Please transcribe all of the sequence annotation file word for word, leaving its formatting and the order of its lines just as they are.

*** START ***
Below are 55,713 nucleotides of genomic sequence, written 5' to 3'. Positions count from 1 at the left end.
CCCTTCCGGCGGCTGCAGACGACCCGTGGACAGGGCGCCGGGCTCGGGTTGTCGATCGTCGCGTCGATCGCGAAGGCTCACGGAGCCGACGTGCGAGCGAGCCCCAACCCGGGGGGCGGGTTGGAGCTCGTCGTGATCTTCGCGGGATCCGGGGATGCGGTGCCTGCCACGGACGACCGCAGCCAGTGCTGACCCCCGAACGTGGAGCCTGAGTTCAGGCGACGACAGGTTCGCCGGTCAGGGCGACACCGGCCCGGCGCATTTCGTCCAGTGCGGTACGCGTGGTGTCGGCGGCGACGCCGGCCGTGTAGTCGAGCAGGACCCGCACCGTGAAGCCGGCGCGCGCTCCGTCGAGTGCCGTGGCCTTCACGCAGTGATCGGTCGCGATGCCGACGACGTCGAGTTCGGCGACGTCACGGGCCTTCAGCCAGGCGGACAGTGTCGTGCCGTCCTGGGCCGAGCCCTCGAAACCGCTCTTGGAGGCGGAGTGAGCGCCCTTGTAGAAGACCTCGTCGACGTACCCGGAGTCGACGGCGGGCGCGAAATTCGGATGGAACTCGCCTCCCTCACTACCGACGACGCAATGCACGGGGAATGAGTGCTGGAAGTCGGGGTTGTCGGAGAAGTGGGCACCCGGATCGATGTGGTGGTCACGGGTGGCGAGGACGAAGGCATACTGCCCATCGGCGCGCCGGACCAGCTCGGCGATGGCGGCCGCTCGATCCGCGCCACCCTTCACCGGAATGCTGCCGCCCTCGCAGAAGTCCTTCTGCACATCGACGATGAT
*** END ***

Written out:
Below are 55,713 nucleotides of genomic sequence, written 5' to 3'. Positions count from 1 at the left end.
CCCTTCCGGCGGCTGCAGACGACCCGTGGACAGGGCGCCGGGCTCGGGTTGTCGATCGTCGCGTCGATCGCGAAGGCTCACGGAGCCGACGTGCGAGCGAGCCCCAACCCGGGGGGCGGGTTGGAGCTCGTCGTGATCTTCGCGGGATCCGGGGATGCGGTGCCTGCCACGGACGACCGCAGCCAGTGCTGACCCCCGAACGTGGAGCCTGAGTTCAGGCGACGACAGGTTCGCCGGTCAGGGCGACACCGGCCCGGCGCATTTCGTCCAGTGCGGTACGCGTGGTGTCGGCGGCGACGCCGGCCGTGTAGTCGAGCAGGACCCGCACCGTGAAGCCGGCGCGCGCTCCGTCGAGTGCCGTGGCCTTCACGCAGTGATCGGTCGCGATGCCGACGACGTCGAGTTCGGCGACGTCACGGGCCTTCAGCCAGGCGGACAGTGTCGTGCCGTCCTGGGCCGAGCCCTCGAAACCGCTCTTGGAGGCGGAGTGAGCGCCCTTGTAGAAGACCTCGTCGACGTACCCGGAGTCGACGGCGGGCGCGAAATTCGGATGGAACTCGCCTCCCTCACTACCGACGACGCAATGCACGGGGAATGAGTGCTGGAAGTCGGGGTTGTCGGAGAAGTGGGCACCCGGATCGATGTGGTGGTCACGGGTGGCGAGGACGAAGGCATACTGCCCATCGGCGCGCCGGACCAGCTCGGCGATGGCGGCCGCTCGATCCGCGCCACCCTTCACCGGAATGCTGCCGCCCTCGCAGAAGTCCTTCTGCACATCGACGATGAT